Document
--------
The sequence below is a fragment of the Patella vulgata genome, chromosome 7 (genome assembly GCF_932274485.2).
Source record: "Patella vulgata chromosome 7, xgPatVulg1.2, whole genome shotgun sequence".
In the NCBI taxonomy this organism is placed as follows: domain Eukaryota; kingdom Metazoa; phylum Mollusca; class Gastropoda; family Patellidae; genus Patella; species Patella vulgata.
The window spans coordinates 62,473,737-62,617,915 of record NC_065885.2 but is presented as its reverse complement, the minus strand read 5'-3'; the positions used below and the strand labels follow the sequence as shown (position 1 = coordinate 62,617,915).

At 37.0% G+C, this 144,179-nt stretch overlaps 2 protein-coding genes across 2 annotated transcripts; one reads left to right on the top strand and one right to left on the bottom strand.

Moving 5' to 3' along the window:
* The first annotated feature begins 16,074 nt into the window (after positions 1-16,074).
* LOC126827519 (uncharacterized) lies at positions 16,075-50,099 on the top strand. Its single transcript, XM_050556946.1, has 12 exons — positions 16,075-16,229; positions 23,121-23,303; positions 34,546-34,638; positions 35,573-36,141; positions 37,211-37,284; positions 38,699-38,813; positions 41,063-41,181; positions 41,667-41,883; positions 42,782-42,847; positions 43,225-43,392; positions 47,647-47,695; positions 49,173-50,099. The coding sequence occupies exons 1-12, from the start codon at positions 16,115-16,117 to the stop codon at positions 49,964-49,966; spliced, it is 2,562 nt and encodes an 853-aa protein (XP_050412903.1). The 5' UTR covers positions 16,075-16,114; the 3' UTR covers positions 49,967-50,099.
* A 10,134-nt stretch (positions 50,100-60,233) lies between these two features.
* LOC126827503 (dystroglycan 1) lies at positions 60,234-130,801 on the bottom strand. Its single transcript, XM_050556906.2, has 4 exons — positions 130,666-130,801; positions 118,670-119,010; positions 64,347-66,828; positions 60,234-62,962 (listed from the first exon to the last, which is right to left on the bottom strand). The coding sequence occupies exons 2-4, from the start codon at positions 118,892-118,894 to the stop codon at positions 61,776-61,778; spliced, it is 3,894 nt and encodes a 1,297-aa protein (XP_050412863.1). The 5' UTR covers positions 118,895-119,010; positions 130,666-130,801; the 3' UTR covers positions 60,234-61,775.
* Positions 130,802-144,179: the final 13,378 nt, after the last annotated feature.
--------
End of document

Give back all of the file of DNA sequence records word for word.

The sequence below is a fragment of the Patella vulgata genome, chromosome 7 (genome assembly GCF_932274485.2).
Source record: "Patella vulgata chromosome 7, xgPatVulg1.2, whole genome shotgun sequence".
In the NCBI taxonomy this organism is placed as follows: domain Eukaryota; kingdom Metazoa; phylum Mollusca; class Gastropoda; family Patellidae; genus Patella; species Patella vulgata.
The window spans coordinates 62,473,737-62,617,915 of record NC_065885.2 but is presented as its reverse complement, the minus strand read 5'-3'; the positions used below and the strand labels follow the sequence as shown (position 1 = coordinate 62,617,915).

At 37.0% G+C, this 144,179-nt stretch overlaps 2 protein-coding genes across 2 annotated transcripts; one reads left to right on the top strand and one right to left on the bottom strand.

Moving 5' to 3' along the window:
* The first annotated feature begins 16,074 nt into the window (after positions 1-16,074).
* LOC126827519 (uncharacterized) lies at positions 16,075-50,099 on the top strand. Its single transcript, XM_050556946.1, has 12 exons — positions 16,075-16,229; positions 23,121-23,303; positions 34,546-34,638; positions 35,573-36,141; positions 37,211-37,284; positions 38,699-38,813; positions 41,063-41,181; positions 41,667-41,883; positions 42,782-42,847; positions 43,225-43,392; positions 47,647-47,695; positions 49,173-50,099. The coding sequence occupies exons 1-12, from the start codon at positions 16,115-16,117 to the stop codon at positions 49,964-49,966; spliced, it is 2,562 nt and encodes an 853-aa protein (XP_050412903.1). The 5' UTR covers positions 16,075-16,114; the 3' UTR covers positions 49,967-50,099.
* A 10,134-nt stretch (positions 50,100-60,233) lies between these two features.
* LOC126827503 (dystroglycan 1) lies at positions 60,234-130,801 on the bottom strand. Its single transcript, XM_050556906.2, has 4 exons — positions 130,666-130,801; positions 118,670-119,010; positions 64,347-66,828; positions 60,234-62,962 (listed from the first exon to the last, which is right to left on the bottom strand). The coding sequence occupies exons 2-4, from the start codon at positions 118,892-118,894 to the stop codon at positions 61,776-61,778; spliced, it is 3,894 nt and encodes a 1,297-aa protein (XP_050412863.1). The 5' UTR covers positions 118,895-119,010; positions 130,666-130,801; the 3' UTR covers positions 60,234-61,775.
* Positions 130,802-144,179: the final 13,378 nt, after the last annotated feature.